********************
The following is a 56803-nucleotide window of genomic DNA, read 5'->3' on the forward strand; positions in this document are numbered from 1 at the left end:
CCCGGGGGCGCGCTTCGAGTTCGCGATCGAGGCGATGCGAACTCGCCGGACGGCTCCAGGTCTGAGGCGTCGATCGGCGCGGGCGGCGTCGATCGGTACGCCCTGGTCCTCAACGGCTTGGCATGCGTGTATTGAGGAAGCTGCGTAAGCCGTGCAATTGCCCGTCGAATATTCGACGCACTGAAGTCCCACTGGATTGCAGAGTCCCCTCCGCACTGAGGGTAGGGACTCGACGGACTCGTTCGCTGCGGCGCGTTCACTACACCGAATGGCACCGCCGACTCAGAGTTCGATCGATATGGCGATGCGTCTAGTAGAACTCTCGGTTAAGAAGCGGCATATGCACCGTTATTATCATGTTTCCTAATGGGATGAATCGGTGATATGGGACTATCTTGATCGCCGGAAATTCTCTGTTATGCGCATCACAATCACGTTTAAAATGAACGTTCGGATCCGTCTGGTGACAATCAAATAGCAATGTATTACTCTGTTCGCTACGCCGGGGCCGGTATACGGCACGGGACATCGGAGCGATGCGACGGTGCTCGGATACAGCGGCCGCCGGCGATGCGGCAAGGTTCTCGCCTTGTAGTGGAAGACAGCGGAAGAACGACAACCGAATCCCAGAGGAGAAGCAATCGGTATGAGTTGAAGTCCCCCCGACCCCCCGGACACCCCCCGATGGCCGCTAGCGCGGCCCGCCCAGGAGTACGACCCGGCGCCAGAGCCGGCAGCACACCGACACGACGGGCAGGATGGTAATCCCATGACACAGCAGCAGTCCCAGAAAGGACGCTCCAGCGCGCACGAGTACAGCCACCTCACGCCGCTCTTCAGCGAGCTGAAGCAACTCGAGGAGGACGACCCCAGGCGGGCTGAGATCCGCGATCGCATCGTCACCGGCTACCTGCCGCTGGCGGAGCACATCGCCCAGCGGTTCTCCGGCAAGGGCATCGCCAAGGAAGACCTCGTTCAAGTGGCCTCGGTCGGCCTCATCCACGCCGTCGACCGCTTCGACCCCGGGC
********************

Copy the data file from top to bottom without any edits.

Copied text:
The following is a 56803-nucleotide window of genomic DNA, read 5'->3' on the forward strand; positions in this document are numbered from 1 at the left end:
CCCGGGGGCGCGCTTCGAGTTCGCGATCGAGGCGATGCGAACTCGCCGGACGGCTCCAGGTCTGAGGCGTCGATCGGCGCGGGCGGCGTCGATCGGTACGCCCTGGTCCTCAACGGCTTGGCATGCGTGTATTGAGGAAGCTGCGTAAGCCGTGCAATTGCCCGTCGAATATTCGACGCACTGAAGTCCCACTGGATTGCAGAGTCCCCTCCGCACTGAGGGTAGGGACTCGACGGACTCGTTCGCTGCGGCGCGTTCACTACACCGAATGGCACCGCCGACTCAGAGTTCGATCGATATGGCGATGCGTCTAGTAGAACTCTCGGTTAAGAAGCGGCATATGCACCGTTATTATCATGTTTCCTAATGGGATGAATCGGTGATATGGGACTATCTTGATCGCCGGAAATTCTCTGTTATGCGCATCACAATCACGTTTAAAATGAACGTTCGGATCCGTCTGGTGACAATCAAATAGCAATGTATTACTCTGTTCGCTACGCCGGGGCCGGTATACGGCACGGGACATCGGAGCGATGCGACGGTGCTCGGATACAGCGGCCGCCGGCGATGCGGCAAGGTTCTCGCCTTGTAGTGGAAGACAGCGGAAGAACGACAACCGAATCCCAGAGGAGAAGCAATCGGTATGAGTTGAAGTCCCCCCGACCCCCCGGACACCCCCCGATGGCCGCTAGCGCGGCCCGCCCAGGAGTACGACCCGGCGCCAGAGCCGGCAGCACACCGACACGACGGGCAGGATGGTAATCCCATGACACAGCAGCAGTCCCAGAAAGGACGCTCCAGCGCGCACGAGTACAGCCACCTCACGCCGCTCTTCAGCGAGCTGAAGCAACTCGAGGAGGACGACCCCAGGCGGGCTGAGATCCGCGATCGCATCGTCACCGGCTACCTGCCGCTGGCGGAGCACATCGCCCAGCGGTTCTCCGGCAAGGGCATCGCCAAGGAAGACCTCGTTCAAGTGGCCTCGGTCGGCCTCATCCACGCCGTCGACCGCTTCGACCCCGGGC